Her hands were rough and weathered from years of hard work. Her knuckles protruded too much either side of her long fingers and many blue veins bulged from the back of her hands, spreading down into the sinewy delta of crooked fingers and oval nails. Her skin was now translucent with age, brown and blotchy and creased and cracked.
Each crack was stained black with dirt that no amount of scrubbing would remove. Each stain told a story of a day when she had ridden on horse-back to muster the cattle, or fixed a fence or fought a fire late into the night, or cooked a feed on an open fire for her family . . . Days gone but a life lived mapped out on her hands . . .
I would look at her face when I came into the darkened room. She was exhausted. She was withered. She was dying. This once proud and strong woman was reduced to a puff of cotton nightie on a bed struggling to understand how she’d come to this – she had so much more to do.
Each day I would take her old hands into mine and gently massage them. My hands were younger then, they were strong and plump and not yet showing the work of child-rearing that would come to mark them as experienced.
I was careful and gentle so I did not wake her. I knew she knew I was there. She could sense me come in at the same time each day. She could smell the cucumber and aloe moisturiser I used. I could hear the constant hum of her oxygen respirator. I just sat on the edge of the bed, not sure if I was sitting on her or the bed sheets as her body since she was now flat and wispy. Her lustrous red hair, short and wavy was spread out like a fan on the white pillow . . .
I was so careful to lift her arm by supporting it with mine to rest her hand in mine. Then I would massage what was left of the flesh on her long arms and ask her if the pressure was ok. She would nod slightly and just ‘Mmmmm’ her approval.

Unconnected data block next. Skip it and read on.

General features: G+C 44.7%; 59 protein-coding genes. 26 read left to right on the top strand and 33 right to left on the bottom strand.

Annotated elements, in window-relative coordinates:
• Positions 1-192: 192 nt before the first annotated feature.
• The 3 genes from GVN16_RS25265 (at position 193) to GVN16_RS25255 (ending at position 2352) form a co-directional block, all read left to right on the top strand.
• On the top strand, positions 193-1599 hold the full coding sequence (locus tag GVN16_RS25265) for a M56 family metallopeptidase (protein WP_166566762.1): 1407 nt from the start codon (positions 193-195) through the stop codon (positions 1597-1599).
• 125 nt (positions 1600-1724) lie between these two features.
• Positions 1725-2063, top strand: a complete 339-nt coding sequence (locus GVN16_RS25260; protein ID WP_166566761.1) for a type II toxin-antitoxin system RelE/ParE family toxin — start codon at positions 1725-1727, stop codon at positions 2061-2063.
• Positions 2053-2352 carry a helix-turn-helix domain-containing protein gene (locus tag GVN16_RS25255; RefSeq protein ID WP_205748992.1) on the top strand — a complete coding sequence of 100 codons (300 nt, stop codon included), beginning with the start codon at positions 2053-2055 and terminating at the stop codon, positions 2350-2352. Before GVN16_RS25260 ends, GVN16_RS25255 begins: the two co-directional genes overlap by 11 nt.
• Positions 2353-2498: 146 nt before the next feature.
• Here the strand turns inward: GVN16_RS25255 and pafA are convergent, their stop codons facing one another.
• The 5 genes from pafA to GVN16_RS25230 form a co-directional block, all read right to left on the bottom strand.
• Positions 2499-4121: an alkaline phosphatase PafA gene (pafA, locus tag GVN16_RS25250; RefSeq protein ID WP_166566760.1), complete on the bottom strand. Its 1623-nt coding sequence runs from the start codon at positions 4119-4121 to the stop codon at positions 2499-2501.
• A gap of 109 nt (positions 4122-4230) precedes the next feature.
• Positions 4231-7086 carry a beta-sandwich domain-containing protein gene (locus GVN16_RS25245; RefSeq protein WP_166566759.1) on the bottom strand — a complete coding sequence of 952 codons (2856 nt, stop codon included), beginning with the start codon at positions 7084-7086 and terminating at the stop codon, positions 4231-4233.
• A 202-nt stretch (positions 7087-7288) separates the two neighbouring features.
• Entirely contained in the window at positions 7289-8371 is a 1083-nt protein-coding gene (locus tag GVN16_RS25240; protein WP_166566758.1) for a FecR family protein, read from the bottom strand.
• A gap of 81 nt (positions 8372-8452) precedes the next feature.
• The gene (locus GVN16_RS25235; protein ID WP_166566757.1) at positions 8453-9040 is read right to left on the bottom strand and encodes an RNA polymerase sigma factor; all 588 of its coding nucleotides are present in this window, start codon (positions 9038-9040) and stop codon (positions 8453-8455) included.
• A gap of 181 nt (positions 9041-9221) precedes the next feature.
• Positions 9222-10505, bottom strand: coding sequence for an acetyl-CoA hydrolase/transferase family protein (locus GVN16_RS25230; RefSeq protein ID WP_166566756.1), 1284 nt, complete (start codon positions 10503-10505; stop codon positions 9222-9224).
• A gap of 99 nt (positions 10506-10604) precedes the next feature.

We would sit like this for hours, my hands, her grand-daughter’s hands entwined with hers working the cream into her skin. I liked making her feel good, even though I knew it was fleeting; a temporary reprieve from the inevitable, such is palliative care.
Today I sat with my chubby Master 5 months in my lap and watch his involuntary grabbing of my hands and fingers and I wish that she could have met him, in fact all of my boys and my husband. I think how she would’ve enjoyed belly laughing til she coughed at a well told dirty yarn from Mr MF and smiled smugly at her red-headed great grandsons and loved them in the prickly kind of way of her generation.
I looked down at my hands. They belong to someone older. My nails are bitten, my cuticles ripped and my skin is dried from constant hand and dish washing. I remember looking at my mother’s hands as a child and thinking that the veins on the back of her hands were beautiful; they led down to long gnarly fingers too and ended in well maintained nails. My mother has her mother’s hands. If I could stop biting my nails I would have the same.